“Well isn’t Jesus holy?”
I’m glad you asked. Yes, but lets understand holiness. Holiness is often only understood as a separation from sin. We forget, it’s also a separation for sinners. Holiness has purpose. Morality for moral sake(1) leaves us self-righteous and ineffective. We are lights on a hill, the salt of the earth. Jesus was sinless for sinners. This is why the Bible can claim he never sinned and yet gravitated to the worst of sinners.

“Teacher, which is the greatest commandment in the Law?”

Jesus replied: “‘Love the Lord your God with all your heart and with all your soul and with all your mind.’ This is the first and greatest commandment. And the second is like it: ‘Love your neighbor as yourself.’ All the Law and the Prophets hang on these two commandments.”

-Matt. 22:36-40

Did you catch that? All the law and the prophets, all the rules “hang” on this! Every rule we follow is held up by the strong peg of love. If we remove loving others and loving God, all our rules fall to the floor. All of my excuses tumble down. My invitation is to love others, not love how holy I look. Sometimes I wonder if it’s only love when we’re a lil’ reckless. At the very least, I don’t think I’m loving well unless I wonder if I’ve gone too far. A story of a shepherd who left 99 sheep to chase after only one reminds me of this.(2) If I’m following Jesus, then I’ll offend more religious people than non-religious people. Does your holiness keep you from sinners rather than sin?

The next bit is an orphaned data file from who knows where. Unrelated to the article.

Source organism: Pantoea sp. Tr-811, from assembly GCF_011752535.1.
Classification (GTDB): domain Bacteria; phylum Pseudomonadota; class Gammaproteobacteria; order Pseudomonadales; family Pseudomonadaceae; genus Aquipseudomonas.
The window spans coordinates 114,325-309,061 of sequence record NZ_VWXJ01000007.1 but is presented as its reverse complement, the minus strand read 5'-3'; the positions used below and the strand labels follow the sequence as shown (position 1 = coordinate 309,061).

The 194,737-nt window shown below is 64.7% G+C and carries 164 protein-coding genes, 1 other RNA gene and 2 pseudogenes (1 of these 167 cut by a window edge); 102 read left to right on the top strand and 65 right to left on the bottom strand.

Stop making excuses.
Risk being misunderstood.
Be holy as he is holy. (2)


Further one liners I didn’t know how to fit in:
“They deserve it.” is contrary to Jesus.
Not bringing a gift to the wedding doesn’t make you a christian, it makes you cheap.
The sick are not impressed by what a doctor can withhold.

  1. I wrote much more on this, here
  2. Luke 15
  3. 1 Peter 1:15

Beyond Rules: Where The Crosswalks End

I walk the boys to school every morning. They are good at following the rule of only crossing the street at the crosswalks. However, there’s only so many of those. We often have to cross the street without a crosswalk, like crossing the street at the end of our culd-de-sac. They can’t get to school without it. Every morning, they’ll wait for me, we look both ways, and we cross together.